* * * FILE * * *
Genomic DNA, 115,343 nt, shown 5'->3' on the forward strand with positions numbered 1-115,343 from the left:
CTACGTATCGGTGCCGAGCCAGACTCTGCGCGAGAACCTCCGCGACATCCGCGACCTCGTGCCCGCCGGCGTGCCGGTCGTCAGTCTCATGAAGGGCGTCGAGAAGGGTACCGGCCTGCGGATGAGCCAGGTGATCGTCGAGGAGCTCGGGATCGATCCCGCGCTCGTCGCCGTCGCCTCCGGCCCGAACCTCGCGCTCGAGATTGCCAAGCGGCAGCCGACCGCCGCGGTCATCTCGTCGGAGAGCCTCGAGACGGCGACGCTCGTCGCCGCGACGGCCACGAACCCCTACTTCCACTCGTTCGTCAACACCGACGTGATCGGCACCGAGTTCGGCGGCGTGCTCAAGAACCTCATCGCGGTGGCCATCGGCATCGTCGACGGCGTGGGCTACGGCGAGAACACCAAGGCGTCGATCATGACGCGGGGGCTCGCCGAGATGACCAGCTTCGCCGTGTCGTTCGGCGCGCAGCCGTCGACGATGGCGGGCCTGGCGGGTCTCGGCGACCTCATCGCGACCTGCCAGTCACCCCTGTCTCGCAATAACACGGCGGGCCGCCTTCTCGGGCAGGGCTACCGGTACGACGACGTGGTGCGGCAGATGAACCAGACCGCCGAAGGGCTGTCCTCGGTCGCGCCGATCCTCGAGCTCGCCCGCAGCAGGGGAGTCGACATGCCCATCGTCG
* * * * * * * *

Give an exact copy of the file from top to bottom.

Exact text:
Genomic DNA, 115,343 nt, shown 5'->3' on the forward strand with positions numbered 1-115,343 from the left:
CTACGTATCGGTGCCGAGCCAGACTCTGCGCGAGAACCTCCGCGACATCCGCGACCTCGTGCCCGCCGGCGTGCCGGTCGTCAGTCTCATGAAGGGCGTCGAGAAGGGTACCGGCCTGCGGATGAGCCAGGTGATCGTCGAGGAGCTCGGGATCGATCCCGCGCTCGTCGCCGTCGCCTCCGGCCCGAACCTCGCGCTCGAGATTGCCAAGCGGCAGCCGACCGCCGCGGTCATCTCGTCGGAGAGCCTCGAGACGGCGACGCTCGTCGCCGCGACGGCCACGAACCCCTACTTCCACTCGTTCGTCAACACCGACGTGATCGGCACCGAGTTCGGCGGCGTGCTCAAGAACCTCATCGCGGTGGCCATCGGCATCGTCGACGGCGTGGGCTACGGCGAGAACACCAAGGCGTCGATCATGACGCGGGGGCTCGCCGAGATGACCAGCTTCGCCGTGTCGTTCGGCGCGCAGCCGTCGACGATGGCGGGCCTGGCGGGTCTCGGCGACCTCATCGCGACCTGCCAGTCACCCCTGTCTCGCAATAACACGGCGGGCCGCCTTCTCGGGCAGGGCTACCGGTACGACGACGTGGTGCGGCAGATGAACCAGACCGCCGAAGGGCTGTCCTCGGTCGCGCCGATCCTCGAGCTCGCCCGCAGCAGGGGAGTCGACATGCCCATCGTCG